MAC sublayer protocol
- To: email@example.com
- Subject: MAC sublayer protocol
- From: Glenn Elmore <firstname.lastname@example.org>
- Date: Tue, 15 Jan 91 8:38:38 PST
> Steve Johnson writes:
> >Are there other reasons besides spectrum usage that split frequency
> >full duplex systems aren't used on packet? It does seem the simpler
> >approach if enough spectrum is available.
Barry VE3JF writes:
> I think the major reason they aren't more common is simply inertia, and
> perhaps some apprehension that they are difficult to build (they aren't).
> I don't believe spectrum usage is a major factor. With various commercial
> interests encroaching on our bands in the next few years, heavy spectrum
> occupancy should have priority over maximum efficiency (within reason, of
> course! :-).
Well, as one trying to whack hardware into bit pumps over radio I have a
slightly different view.
Full duplex is no cakewalk.. particularly for wideband/faster systems.
Not only is the spectrum coordination issue more confusing but the
hardware itself is *considerably* more difficult.
While I know that at higher layers duplex is attractive and can offer
more than 3 dB increase in throughput, in almost any case I can think of
I would prefer to find ways to increase simplex channel capacity by a
factor of at least *10 times* before I would take on making it full
Not only does the radio have to be clean: discrete spurs and
broadband noise have to be reduced and controlled to a much greater
degree in both the Tx and Rx, but even if the RF designer does an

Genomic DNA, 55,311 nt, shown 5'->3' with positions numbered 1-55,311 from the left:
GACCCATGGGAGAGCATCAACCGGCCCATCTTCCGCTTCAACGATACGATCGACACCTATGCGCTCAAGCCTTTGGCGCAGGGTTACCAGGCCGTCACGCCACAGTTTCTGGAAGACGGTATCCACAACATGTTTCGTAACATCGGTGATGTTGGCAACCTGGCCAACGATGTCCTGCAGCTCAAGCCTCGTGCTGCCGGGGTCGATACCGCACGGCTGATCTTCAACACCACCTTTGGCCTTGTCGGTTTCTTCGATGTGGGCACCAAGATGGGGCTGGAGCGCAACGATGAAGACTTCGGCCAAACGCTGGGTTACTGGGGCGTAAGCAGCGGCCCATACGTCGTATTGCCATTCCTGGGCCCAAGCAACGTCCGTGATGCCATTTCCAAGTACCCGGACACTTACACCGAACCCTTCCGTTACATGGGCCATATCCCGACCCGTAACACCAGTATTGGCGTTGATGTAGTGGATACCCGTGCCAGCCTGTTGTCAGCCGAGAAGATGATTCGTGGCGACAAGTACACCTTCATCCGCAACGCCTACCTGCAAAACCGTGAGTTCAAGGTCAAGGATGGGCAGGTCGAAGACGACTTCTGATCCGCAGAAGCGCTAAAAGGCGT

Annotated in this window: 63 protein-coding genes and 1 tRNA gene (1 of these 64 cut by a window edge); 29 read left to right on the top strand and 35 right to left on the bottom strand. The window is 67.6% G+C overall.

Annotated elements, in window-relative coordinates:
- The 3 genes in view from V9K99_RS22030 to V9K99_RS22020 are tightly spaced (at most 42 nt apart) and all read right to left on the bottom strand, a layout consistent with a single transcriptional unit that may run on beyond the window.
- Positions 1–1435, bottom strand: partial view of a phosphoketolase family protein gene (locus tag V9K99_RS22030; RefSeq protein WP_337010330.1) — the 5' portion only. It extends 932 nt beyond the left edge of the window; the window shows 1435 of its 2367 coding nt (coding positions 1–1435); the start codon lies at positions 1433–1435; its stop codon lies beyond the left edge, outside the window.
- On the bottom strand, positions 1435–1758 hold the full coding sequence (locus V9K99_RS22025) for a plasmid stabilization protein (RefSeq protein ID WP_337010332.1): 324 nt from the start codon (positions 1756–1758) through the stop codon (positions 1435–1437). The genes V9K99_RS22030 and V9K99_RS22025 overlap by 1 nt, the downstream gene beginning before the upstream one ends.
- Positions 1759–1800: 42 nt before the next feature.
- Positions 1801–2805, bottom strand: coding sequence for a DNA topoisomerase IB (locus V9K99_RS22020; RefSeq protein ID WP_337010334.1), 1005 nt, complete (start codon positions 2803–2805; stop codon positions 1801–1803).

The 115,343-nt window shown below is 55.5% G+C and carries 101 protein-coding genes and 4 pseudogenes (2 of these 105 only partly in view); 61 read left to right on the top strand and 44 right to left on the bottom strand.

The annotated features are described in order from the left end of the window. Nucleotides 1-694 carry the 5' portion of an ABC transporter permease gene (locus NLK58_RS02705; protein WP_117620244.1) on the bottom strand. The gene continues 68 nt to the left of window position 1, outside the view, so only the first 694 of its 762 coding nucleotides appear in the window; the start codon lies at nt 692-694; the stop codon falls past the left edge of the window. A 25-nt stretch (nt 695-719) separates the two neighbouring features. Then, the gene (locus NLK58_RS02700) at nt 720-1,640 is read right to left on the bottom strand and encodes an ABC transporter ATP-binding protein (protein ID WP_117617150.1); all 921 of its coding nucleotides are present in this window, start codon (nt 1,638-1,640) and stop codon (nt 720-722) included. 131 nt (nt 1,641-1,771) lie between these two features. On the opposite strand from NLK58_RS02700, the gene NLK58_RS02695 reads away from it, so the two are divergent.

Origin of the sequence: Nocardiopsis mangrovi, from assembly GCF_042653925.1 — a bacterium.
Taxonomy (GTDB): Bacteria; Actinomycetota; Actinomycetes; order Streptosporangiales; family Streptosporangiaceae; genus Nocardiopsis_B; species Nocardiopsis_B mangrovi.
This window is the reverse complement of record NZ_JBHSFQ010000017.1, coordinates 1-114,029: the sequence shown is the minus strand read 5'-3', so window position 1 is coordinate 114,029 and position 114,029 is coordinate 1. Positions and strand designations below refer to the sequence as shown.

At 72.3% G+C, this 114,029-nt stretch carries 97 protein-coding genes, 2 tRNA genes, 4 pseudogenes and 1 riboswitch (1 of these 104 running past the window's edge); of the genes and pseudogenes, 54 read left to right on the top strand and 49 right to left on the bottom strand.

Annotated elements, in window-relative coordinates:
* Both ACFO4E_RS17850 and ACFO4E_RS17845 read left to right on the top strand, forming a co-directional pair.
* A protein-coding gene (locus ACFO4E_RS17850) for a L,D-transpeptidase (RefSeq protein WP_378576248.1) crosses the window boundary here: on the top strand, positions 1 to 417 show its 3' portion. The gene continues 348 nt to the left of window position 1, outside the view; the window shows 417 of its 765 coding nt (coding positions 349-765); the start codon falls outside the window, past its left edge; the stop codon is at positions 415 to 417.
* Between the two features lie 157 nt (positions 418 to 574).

impeccable job all it takes is a nonlinear element located close to a
shared high level site (like where this thing is being used as a
backbone) and all of a sudden you have intermodulation components in
your receive passband. It really is almost as bad as "a rusty nail" can
put you off the air. Things get worse as channel width increases and
offers more vulnerability in this regard.
Basically, doubling the total channel width for FDX can far more than
double the opportunity to get clobbered and at the same time greatly
increases hardware difficulty and expense.
Increasing channel capacity is at worst a fairly linear expense. The
10 GHz hardware will easily run a good deal faster than the 1 Mbps that
the PCLAN Adapters could handle. Even the cheapo NEC transceivers would
tx/rx at 8 Mbps. I'm sure that MaComm Gunnplexers will run full
Similarly, I have slowed down the 900 MHz radios from 500 kbps to 256
kbps because of i/o hardware and spectrum availability. They now fit
into a 1 MHz channel and we are able to double the number of clusters on
the band in a given area. This was particularly an issue since I have a
stash of very cheap 10 MHz wide ceramic filters centered on 904 MHz and
only a single 2 MHz chunk of spectrum available there for higher speed
de n6gn, over.....